lose one's mind

lose one's mind

Also, lose one's reason. Go crazy, lose one's sanity, as in I thought she'd lost her mind when she said she was going ice-fishing, or That assignment is enough to make me lose my reason. The first expression dates from the late 1500s; the second employs reason in the sense of "unimpaired mental faculties," a usage dating from the late 1300s. Also see under go out of one's mind; have all one's buttons.
See also: lose, mind
References in periodicals archive ?
The author never really tells us how to get lost, but she offers a few of her own maps, recounts what it means to be lost in the present, to be lost in love, to lose one's mind, the "voluptuous pleasure" in sadness and loss, and the spiritual implications.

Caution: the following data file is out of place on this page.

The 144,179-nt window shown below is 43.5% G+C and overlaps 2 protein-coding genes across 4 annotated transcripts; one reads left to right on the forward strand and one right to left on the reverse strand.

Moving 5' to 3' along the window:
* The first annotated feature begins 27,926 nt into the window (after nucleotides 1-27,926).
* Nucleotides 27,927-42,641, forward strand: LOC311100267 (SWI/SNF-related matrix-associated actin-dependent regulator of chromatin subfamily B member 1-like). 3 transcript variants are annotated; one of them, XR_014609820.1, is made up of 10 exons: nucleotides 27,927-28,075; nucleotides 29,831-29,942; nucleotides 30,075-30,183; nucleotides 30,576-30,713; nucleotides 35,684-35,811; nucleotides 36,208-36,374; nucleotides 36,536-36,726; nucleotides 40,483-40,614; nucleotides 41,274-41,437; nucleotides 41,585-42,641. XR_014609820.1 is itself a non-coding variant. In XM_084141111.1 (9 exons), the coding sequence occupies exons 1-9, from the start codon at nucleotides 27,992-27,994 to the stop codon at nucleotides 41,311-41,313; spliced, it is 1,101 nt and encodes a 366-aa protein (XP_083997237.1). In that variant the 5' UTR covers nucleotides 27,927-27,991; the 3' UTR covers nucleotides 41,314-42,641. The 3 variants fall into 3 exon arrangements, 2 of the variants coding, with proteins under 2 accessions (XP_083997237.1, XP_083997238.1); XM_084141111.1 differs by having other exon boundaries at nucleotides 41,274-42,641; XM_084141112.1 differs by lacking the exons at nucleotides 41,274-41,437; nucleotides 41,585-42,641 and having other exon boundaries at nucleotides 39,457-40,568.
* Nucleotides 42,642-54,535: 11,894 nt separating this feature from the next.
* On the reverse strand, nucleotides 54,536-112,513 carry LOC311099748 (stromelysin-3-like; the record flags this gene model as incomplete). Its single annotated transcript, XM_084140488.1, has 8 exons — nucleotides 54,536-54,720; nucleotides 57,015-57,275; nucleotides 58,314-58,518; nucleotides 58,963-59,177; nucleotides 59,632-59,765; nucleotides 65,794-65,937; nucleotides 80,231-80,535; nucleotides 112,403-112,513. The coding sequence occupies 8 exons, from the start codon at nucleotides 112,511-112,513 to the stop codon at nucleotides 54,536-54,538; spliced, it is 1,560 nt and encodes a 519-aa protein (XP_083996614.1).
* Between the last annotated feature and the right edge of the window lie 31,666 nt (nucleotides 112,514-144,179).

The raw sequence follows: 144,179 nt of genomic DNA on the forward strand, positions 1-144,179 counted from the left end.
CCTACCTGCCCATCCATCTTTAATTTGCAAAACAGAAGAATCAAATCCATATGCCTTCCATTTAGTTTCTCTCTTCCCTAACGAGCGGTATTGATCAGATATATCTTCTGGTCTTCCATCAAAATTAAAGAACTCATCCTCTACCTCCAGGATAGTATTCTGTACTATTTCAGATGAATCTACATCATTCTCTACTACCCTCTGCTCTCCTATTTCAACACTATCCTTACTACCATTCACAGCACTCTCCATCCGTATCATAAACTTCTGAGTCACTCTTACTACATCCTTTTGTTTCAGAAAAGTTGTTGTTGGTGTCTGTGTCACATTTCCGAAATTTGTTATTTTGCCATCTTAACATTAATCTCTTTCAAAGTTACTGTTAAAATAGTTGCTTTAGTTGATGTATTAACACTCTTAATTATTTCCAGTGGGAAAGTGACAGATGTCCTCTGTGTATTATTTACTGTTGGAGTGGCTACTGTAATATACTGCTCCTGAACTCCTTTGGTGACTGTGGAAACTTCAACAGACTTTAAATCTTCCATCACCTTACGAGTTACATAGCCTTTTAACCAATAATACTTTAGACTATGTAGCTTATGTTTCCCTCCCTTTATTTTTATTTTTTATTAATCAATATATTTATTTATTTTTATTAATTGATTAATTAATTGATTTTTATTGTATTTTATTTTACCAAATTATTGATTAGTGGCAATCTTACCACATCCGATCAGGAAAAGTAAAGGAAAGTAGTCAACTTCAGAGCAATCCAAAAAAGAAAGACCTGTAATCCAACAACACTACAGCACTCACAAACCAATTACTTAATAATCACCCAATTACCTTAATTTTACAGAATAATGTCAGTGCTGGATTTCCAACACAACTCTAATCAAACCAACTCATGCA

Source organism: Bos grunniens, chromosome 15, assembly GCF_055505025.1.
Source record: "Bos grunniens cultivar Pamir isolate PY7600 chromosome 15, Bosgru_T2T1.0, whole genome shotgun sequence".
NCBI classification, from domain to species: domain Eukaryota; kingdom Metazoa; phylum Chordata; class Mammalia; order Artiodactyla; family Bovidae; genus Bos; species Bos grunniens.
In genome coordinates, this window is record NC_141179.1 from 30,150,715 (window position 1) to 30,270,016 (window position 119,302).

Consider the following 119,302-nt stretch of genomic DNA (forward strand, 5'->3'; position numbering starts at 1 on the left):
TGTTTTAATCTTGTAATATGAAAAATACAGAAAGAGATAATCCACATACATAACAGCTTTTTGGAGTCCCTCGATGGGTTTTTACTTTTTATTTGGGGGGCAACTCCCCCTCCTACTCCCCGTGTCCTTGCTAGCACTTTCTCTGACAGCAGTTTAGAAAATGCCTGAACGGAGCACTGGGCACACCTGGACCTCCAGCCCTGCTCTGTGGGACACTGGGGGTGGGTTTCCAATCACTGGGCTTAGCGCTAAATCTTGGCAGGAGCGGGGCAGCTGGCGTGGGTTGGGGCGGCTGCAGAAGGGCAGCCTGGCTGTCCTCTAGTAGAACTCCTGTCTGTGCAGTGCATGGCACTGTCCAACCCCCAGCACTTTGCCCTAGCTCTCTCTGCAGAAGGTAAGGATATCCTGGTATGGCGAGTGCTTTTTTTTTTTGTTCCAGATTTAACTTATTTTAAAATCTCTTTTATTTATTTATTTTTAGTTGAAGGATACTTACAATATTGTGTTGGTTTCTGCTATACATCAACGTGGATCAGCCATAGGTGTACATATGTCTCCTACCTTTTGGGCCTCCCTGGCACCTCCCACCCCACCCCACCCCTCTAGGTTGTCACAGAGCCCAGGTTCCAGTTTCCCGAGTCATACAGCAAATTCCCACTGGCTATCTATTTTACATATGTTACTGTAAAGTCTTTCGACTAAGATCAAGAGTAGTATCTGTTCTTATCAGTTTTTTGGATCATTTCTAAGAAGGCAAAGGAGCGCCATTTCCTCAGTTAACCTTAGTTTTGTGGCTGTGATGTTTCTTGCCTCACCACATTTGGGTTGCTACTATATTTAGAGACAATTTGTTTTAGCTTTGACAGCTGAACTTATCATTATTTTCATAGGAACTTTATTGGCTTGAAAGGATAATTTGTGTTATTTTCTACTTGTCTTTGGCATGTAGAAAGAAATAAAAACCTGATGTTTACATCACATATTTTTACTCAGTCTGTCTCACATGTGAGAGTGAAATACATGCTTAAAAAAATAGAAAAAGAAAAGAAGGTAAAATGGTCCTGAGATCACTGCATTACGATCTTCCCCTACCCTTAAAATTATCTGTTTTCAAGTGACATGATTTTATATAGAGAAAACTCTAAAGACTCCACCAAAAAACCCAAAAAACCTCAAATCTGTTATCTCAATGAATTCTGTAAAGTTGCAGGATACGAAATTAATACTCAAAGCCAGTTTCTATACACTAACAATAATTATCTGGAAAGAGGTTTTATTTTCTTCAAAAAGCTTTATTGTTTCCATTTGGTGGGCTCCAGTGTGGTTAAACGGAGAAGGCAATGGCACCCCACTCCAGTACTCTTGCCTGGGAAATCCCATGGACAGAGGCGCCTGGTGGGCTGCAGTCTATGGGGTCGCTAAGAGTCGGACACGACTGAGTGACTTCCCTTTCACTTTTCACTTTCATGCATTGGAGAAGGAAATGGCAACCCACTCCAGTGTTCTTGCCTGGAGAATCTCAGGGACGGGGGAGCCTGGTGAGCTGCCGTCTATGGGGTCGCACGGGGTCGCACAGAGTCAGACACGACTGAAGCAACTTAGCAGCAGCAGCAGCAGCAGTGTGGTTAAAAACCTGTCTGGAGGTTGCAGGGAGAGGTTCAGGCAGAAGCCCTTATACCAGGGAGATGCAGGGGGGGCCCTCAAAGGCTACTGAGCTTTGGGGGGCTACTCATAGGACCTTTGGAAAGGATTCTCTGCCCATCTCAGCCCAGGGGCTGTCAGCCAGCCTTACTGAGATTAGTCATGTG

But not like former Vice President Dan Quayle's handling of the motto back in 1989: Said Quayle, ``What a waste it is to lose one's mind - or not to have a mind.
The epigraph of Brain Fever is Soren Kierkegaard's statement that "to have faith is precisely to lose one's mind so as to win God.
The country has certainly changed since dan Quayle made his infamous contribution to black institutions: "What a waste it is lose one's mind, or not to have a mind is being very wasteful.